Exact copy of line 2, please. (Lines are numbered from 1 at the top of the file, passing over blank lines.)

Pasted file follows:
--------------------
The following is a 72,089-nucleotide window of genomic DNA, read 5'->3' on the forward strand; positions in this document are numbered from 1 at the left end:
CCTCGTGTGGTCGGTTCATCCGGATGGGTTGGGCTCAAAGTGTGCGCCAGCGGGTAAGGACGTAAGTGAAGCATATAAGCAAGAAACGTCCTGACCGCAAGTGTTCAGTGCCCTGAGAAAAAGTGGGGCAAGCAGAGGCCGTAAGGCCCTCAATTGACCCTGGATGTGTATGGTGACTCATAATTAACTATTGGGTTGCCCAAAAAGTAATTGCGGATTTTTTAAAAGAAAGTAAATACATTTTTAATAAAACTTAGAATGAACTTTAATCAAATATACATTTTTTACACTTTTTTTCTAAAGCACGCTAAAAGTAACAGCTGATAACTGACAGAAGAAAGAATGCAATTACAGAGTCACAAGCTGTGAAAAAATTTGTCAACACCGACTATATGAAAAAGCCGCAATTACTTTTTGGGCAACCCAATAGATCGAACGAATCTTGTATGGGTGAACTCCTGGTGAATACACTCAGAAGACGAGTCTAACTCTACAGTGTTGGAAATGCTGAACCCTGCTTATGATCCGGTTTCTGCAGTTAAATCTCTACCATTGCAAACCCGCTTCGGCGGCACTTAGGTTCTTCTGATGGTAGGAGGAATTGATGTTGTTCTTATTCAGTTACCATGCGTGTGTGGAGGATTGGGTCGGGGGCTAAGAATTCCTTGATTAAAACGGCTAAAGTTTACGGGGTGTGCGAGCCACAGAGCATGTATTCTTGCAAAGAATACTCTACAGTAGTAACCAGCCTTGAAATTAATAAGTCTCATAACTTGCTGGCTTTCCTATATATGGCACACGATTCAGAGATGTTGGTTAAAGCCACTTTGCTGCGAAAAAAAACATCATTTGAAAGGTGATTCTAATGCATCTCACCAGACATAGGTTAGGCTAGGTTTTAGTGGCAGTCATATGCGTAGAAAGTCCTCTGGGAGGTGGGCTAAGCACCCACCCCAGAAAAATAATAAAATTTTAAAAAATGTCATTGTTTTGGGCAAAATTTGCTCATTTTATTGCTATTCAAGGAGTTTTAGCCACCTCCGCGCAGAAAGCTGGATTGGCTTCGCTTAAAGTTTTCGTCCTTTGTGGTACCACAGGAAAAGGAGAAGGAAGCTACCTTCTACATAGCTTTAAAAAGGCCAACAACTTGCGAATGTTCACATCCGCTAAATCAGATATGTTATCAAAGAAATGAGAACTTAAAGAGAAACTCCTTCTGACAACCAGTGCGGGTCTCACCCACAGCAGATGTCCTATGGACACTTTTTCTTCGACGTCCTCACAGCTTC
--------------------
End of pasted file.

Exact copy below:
CCTCGTGTGGTCGGTTCATCCGGATGGGTTGGGCTCAAAGTGTGCGCCAGCGGGTAAGGACGTAAGTGAAGCATATAAGCAAGAAACGTCCTGACCGCAAGTGTTCAGTGCCCTGAGAAAAAGTGGGGCAAGCAGAGGCCGTAAGGCCCTCAATTGACCCTGGATGTGTATGGTGACTCATAATTAACTATTGGGTTGCCCAAAAAGTAATTGCGGATTTTTTAAAAGAAAGTAAATACATTTTTAATAAAACTTAGAATGAACTTTAATCAAATATACATTTTTTACACTTTTTTTCTAAAGCACGCTAAAAGTAACAGCTGATAACTGACAGAAGAAAGAATGCAATTACAGAGTCACAAGCTGTGAAAAAATTTGTCAACACCGACTATATGAAAAAGCCGCAATTACTTTTTGGGCAACCCAATAGATCGAACGAATCTTGTATGGGTGAACTCCTGGTGAATACACTCAGAAGACGAGTCTAACTCTACAGTGTTGGAAATGCTGAACCCTGCTTATGATCCGGTTTCTGCAGTTAAATCTCTACCATTGCAAACCCGCTTCGGCGGCACTTAGGTTCTTCTGATGGTAGGAGGAATTGATGTTGTTCTTATTCAGTTACCATGCGTGTGTGGAGGATTGGGTCGGGGGCTAAGAATTCCTTGATTAAAACGGCTAAAGTTTACGGGGTGTGCGAGCCACAGAGCATGTATTCTTGCAAAGAATACTCTACAGTAGTAACCAGCCTTGAAATTAATAAGTCTCATAACTTGCTGGCTTTCCTATATATGGCACACGATTCAGAGATGTTGGTTAAAGCCACTTTGCTGCGAAAAAAAACATCATTTGAAAGGTGATTCTAATGCATCTCACCAGACATAGGTTAGGCTAGGTTTTAGTGGCAGTCATATGCGTAGAAAGTCCTCTGGGAGGTGGGCTAAGCACCCACCCCAGAAAAATAATAAAATTTTAAAAAATGTCATTGTTTTGGGCAAAATTTGCTCATTTTATTGCTATTCAAGGAGTTTTAGCCACCTCCGCGCAGAAAGCTGGATTGGCTTCGCTTAAAGTTTTCGTCCTTTGTGGTACCACAGGAAAAGGAGAAGGAAGCTACCTTCTACATAGCTTTAAAAAGGCCAACAACTTGCGAATGTTCACATCCGCTAAATCAGATATGTTATCAAAGAAATGAGAACTTAAAGAGAAACTCCTTCTGACAACCAGTGCGGGTCTCACCCACAGCAGATGTCCTATGGACACTTTTTCTTCGACGTCCTCACAGCTTC